Trade liberalization, deregulation, privatization, and the other reforms still seemed eminently reasonable: they would make poor nations’ policies look more like those of the advanced market economies. An explicit rejection of these reforms would have forced economists to abandon some of their most fundamental tenets. The problem with the Washington Consensus had to lie elsewhere. The rehabilitation took the form of retaining the Washington Consensus but expanding it to include a wide range of additional reforms. There was nothing wrong with the Washington Consensus itself; it just had not been ambitious enough. The failure showed, the new story line went, that much more profound institutional reforms were needed to ensure the Washington Consensus would produce the advertised results. The actual reforms undertaken have been uneven and incomplete, an IMF report complained in 2005: “More progress was made with measures that had low upfront costs, such as privatization, relative to reforms that promised greater long-term benefits, such as improving macroeconomic and labor market institutions, and strengthening legal and judicial systems.”24 Anne Krueger captured the verdict in the title of a 2004 speech: “Meant Well, Tried Little, Failed Much.”25 Developing countries had to work harder; so the thinking went.

As we have seen, financial crises have their own dynamic and don’t particularly discriminate among countries with different trade strategies. In Search of a Post–Washington Consensus Consensus Today, the Washington Consensus is a “damaged brand,” as John Williamson conceded as early as 2002.20 Its disrepute comes not only from the ideological opposition it has engendered from the political left, but, more fundamentally, from its disappointing economic record. In their 1995 article, Sachs and Warner had written that “we find no cases to support the frequent worry that a country might open and yet fail to grow.”21 Even if their claim was true at the time, subsequent evidence clearly contradicted the assertion. The countries in Latin America and elsewhere that jettisoned ISI in favor of the Washington Consensus ended up, for the most part, with considerably lower rates of growth. Considering how misguided ISI policies seem by today’s standards, this was quite an embarrassment for the proponents of the Washington Consensus.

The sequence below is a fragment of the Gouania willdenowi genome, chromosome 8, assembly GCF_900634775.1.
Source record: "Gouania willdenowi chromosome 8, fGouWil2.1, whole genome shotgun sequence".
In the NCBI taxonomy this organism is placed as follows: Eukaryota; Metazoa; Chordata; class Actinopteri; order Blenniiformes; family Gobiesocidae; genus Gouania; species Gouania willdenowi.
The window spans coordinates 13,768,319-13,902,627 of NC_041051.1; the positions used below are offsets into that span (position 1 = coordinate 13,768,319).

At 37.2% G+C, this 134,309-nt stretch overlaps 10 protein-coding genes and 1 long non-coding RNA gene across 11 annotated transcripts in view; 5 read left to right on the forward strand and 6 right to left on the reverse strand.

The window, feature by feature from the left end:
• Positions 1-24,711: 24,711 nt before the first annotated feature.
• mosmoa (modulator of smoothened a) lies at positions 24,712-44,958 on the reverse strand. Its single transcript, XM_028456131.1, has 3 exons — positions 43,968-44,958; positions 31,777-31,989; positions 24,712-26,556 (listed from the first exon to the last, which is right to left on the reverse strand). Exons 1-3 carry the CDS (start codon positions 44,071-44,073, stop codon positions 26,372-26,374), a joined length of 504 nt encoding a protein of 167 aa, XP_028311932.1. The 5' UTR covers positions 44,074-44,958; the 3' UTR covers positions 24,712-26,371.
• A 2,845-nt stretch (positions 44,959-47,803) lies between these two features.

Collins, “The Empirics of Growth: An Update,” Brookings Papers on Economic Activity, 2 (2003), Table 1. 19 Kalpana Kochhar, et al., “India’s Pattern of Development: What Happened, What Follows?” Journal of Monetary Economics, vol. 53, no. 5 (July 2006), pp. 981–1019. 20 John Williamson, “Did the Washington Consensus Fail?” Outline of Speech at the Center for Strategic and International Studies, Washington, DC, November 6, 2002, online at http://www.iie.com/publications/papers/ paper.cfm?ResearchID=488. The term “damaged brand” was used in Moisés Naím, “Washington Consensus: A Damaged Brand,” Financial Times, October 28, 2002. British prime minister Gordon Brown officially pronounced the death of the Washington Consensus in early 2009. 21 Sachs and Warner, “Economic Reform,” p. 44. 22 See Dani Rodrik, “Growth Strategies,” in Philippe Aghion and Steven Durlauf, eds., Handbook of Economic Growth, Vol. 1A (Amsterdam: North-Holland, 2005). 23 Jeffrey Sachs’s more recent worldview is captured in Jeffrey D.

Falling Behind: Explaining the Development Gap Between Latin America and the United States by Francis Fukuyama